By Amber Kemmis
No matter what side of the party line you fall, you can probably agree that the launch of the Healthcare.gov website was far from seamless. The site was launched with little consideration to one of the most important aspects of a website, the user experience. The user experience is especially critical in this case because many of the visitors are not that tech-savvy. Conducting an in-depth analysis of the Healthcare.gov site on the day of the launch would have likely revealed a list of issues far too extensive to completely cover in this blog post. However, Healthcare.gov, themselves, shared some of the basic site issues on their blog including:
- An inability to compare plans without setting up an account
- Problems setting up accounts in the marketplace
- Overloaded servers
- Not enough user testing
- Difficulty completing the application process
As you can see from the list, the user experience was really bad. Now, there hasn’t been an official declaration yet, but I believe one of the cardinal rules of inbound marketing is to make it as easy as possible for visitors to convert to leads or customers. I actually don’t think you need to have any inbound knowledge to know that people want to make their life as easy as possible and something as important as finding healthcare coverage should be as easy as possible. Unfortunately, when Healthcare.gov launched, it didn’t make people’s lives easier. In fact, it only ended up wasting many of the site's visitors’ valuable time.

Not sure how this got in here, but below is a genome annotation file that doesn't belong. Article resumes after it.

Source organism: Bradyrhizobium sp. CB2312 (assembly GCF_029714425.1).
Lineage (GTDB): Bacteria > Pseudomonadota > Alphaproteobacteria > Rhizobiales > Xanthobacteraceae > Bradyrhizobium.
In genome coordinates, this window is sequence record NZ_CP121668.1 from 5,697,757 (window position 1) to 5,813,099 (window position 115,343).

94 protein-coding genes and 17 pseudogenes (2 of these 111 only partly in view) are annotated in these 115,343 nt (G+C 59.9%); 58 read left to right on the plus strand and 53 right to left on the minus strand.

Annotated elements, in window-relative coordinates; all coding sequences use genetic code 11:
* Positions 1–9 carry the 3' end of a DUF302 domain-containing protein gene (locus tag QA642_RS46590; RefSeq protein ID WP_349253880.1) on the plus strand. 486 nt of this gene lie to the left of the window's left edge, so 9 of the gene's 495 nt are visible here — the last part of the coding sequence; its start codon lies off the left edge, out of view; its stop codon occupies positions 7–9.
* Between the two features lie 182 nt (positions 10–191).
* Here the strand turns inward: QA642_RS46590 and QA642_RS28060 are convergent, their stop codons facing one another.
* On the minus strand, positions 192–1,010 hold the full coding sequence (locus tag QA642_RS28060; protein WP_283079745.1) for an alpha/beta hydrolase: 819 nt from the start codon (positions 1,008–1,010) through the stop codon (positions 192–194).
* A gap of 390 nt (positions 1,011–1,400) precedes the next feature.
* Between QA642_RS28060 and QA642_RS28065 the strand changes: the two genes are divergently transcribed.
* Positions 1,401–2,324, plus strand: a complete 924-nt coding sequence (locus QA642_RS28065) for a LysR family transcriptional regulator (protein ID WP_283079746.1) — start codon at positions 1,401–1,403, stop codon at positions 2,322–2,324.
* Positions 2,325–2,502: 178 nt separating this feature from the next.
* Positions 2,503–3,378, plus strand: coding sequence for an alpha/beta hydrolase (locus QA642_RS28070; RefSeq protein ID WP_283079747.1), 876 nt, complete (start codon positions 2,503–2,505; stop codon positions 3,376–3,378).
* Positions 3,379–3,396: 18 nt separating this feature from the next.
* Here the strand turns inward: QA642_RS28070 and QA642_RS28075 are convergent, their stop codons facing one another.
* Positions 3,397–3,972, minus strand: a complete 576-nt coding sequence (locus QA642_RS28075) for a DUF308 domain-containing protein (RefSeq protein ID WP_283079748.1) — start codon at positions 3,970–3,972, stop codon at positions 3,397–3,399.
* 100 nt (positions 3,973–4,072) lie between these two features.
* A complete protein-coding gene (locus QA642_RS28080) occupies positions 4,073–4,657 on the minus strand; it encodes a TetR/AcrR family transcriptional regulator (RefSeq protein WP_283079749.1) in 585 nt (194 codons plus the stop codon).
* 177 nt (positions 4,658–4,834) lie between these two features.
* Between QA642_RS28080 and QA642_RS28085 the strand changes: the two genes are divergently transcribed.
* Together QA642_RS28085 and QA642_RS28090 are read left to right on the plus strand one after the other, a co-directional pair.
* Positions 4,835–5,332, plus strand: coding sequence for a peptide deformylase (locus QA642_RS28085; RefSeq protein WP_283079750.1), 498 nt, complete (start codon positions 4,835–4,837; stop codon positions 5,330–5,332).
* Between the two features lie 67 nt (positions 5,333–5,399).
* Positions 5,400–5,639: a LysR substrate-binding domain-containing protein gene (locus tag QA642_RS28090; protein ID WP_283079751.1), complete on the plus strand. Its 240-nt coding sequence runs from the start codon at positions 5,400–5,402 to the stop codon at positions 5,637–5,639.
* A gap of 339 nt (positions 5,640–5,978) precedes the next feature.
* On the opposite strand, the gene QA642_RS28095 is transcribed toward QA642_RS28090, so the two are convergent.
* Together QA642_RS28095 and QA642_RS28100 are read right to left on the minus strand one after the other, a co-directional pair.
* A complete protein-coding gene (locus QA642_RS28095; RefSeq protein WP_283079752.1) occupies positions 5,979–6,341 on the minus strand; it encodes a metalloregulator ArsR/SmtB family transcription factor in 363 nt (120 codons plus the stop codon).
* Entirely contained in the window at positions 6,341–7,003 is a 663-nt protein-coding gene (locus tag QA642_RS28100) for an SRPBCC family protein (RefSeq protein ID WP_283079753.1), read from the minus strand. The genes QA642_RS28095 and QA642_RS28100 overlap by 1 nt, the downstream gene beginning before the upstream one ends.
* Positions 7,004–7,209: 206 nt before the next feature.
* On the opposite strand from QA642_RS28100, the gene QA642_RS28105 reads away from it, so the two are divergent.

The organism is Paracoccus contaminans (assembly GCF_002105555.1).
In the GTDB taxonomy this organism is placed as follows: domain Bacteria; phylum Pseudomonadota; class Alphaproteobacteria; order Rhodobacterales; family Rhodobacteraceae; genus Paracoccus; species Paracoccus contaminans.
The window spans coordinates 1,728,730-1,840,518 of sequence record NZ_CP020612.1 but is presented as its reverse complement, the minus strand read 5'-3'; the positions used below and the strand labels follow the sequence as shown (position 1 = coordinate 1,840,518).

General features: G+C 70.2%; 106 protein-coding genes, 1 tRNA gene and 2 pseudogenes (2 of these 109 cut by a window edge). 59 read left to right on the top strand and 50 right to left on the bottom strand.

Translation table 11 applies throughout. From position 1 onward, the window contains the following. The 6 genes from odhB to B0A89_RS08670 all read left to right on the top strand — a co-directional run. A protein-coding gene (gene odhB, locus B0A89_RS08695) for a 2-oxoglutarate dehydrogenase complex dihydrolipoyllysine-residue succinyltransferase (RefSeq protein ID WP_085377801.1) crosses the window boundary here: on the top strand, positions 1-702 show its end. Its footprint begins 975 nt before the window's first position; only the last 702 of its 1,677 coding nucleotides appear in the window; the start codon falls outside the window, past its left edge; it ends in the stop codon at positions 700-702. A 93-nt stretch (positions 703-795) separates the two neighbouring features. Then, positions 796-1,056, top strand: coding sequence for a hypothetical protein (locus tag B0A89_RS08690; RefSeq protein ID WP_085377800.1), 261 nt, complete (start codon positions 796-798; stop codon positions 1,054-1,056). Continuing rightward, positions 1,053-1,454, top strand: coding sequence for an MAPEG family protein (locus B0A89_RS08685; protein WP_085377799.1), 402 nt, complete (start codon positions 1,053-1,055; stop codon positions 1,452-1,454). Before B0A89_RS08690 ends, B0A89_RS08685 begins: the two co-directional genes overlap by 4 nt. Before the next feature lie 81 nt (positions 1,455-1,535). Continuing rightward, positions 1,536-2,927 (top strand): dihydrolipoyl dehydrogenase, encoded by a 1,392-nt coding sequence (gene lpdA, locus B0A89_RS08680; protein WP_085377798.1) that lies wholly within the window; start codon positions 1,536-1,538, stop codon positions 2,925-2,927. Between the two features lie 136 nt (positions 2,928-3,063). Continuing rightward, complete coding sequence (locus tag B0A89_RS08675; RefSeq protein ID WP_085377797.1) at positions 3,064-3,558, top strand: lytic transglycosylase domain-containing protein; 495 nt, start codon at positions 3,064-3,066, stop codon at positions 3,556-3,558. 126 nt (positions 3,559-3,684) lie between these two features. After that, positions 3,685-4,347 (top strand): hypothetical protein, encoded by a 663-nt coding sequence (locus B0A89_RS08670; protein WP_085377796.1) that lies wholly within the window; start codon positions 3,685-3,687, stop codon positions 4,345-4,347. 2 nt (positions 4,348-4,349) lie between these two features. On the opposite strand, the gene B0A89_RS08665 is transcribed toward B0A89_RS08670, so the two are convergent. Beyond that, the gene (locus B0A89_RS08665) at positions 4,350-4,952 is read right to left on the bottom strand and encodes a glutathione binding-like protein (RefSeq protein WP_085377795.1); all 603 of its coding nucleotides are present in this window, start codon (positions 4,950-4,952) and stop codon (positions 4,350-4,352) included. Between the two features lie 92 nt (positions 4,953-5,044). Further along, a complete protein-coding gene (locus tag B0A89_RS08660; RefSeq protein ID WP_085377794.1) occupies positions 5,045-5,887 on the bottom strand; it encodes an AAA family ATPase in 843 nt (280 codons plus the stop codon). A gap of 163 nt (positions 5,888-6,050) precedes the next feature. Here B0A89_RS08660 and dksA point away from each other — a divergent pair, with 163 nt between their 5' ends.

The consequences of breaking the inbound cardinal rule were profound for Healthcare.gov. According to a poll by Washington Post, 56% of Americans thought the website’s problems were a sign of broader problems. Now, I don’t want to get into politics because we all have enough of that in our lives, but the ratings of Obama and the Affordable Care Act following the launch underscore how important inound marketing and the user experience are when creating a website because it ultimately reflects onto the company or organization’s reputation.
For years inbound marketers have been arguing to create a user experience based on inbound principles, but Healthcare.gov underscores its’ importance more than any other marketing campaign ever has. Fortunately, everyone including Healthcare.gov's developers can learn from this mistake. Some of the most important inbound marketing take-aways here are:
- Never underestimate the power of the user experience.
- Create a great user experience on your website by using inbound marketers (I may be biased, but they know more about UX than web developers).
- Use website analytics and customer feedback to track your site’s use experience.
- Most important, the user experience should be centered on making your user’s life easier! For example, two extra clicks to submit a form when one would do the trick creates a bad user experience.
Next time you launch a website, make the user experience top of mind. The efforts are sure to pay off by protecting your brand's reputation, driving more traffic, and increasing conversion rates.